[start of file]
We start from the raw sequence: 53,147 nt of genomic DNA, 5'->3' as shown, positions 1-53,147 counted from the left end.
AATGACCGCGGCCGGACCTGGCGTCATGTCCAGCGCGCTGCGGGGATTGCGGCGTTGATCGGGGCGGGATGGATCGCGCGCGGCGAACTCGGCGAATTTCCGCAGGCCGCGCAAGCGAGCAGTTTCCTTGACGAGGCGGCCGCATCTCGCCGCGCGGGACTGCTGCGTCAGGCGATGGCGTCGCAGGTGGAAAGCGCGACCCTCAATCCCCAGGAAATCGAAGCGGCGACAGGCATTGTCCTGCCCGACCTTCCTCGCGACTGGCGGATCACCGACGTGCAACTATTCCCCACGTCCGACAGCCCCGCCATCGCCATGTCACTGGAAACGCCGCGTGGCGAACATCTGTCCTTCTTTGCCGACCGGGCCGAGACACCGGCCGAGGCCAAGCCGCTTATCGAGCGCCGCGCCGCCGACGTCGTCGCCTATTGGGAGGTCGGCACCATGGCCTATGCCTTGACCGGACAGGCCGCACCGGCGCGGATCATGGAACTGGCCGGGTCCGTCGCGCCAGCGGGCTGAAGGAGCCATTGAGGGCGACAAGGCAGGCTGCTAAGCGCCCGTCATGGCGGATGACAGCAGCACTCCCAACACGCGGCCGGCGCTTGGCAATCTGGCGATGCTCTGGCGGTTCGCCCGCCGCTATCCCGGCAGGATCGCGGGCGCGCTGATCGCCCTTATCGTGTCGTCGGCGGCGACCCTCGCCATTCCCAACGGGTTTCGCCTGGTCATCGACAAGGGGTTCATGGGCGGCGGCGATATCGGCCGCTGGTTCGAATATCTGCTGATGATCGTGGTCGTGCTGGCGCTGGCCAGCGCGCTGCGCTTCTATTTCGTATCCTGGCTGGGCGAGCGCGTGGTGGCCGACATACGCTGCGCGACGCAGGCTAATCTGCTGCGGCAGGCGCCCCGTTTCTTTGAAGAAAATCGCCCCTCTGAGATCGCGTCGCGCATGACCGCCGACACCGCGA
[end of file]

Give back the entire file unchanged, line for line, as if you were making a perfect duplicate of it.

We start from the raw sequence: 53,147 nt of genomic DNA, 5'->3' as shown, positions 1-53,147 counted from the left end.
AATGACCGCGGCCGGACCTGGCGTCATGTCCAGCGCGCTGCGGGGATTGCGGCGTTGATCGGGGCGGGATGGATCGCGCGCGGCGAACTCGGCGAATTTCCGCAGGCCGCGCAAGCGAGCAGTTTCCTTGACGAGGCGGCCGCATCTCGCCGCGCGGGACTGCTGCGTCAGGCGATGGCGTCGCAGGTGGAAAGCGCGACCCTCAATCCCCAGGAAATCGAAGCGGCGACAGGCATTGTCCTGCCCGACCTTCCTCGCGACTGGCGGATCACCGACGTGCAACTATTCCCCACGTCCGACAGCCCCGCCATCGCCATGTCACTGGAAACGCCGCGTGGCGAACATCTGTCCTTCTTTGCCGACCGGGCCGAGACACCGGCCGAGGCCAAGCCGCTTATCGAGCGCCGCGCCGCCGACGTCGTCGCCTATTGGGAGGTCGGCACCATGGCCTATGCCTTGACCGGACAGGCCGCACCGGCGCGGATCATGGAACTGGCCGGGTCCGTCGCGCCAGCGGGCTGAAGGAGCCATTGAGGGCGACAAGGCAGGCTGCTAAGCGCCCGTCATGGCGGATGACAGCAGCACTCCCAACACGCGGCCGGCGCTTGGCAATCTGGCGATGCTCTGGCGGTTCGCCCGCCGCTATCCCGGCAGGATCGCGGGCGCGCTGATCGCCCTTATCGTGTCGTCGGCGGCGACCCTCGCCATTCCCAACGGGTTTCGCCTGGTCATCGACAAGGGGTTCATGGGCGGCGGCGATATCGGCCGCTGGTTCGAATATCTGCTGATGATCGTGGTCGTGCTGGCGCTGGCCAGCGCGCTGCGCTTCTATTTCGTATCCTGGCTGGGCGAGCGCGTGGTGGCCGACATACGCTGCGCGACGCAGGCTAATCTGCTGCGGCAGGCGCCCCGTTTCTTTGAAGAAAATCGCCCCTCTGAGATCGCGTCGCGCATGACCGCCGACACCGCGA